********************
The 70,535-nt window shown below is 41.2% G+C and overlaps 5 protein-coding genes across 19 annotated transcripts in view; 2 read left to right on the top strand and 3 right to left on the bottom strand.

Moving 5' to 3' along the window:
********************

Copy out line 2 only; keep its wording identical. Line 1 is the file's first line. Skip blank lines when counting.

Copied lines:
Moving 5' to 3' along the window: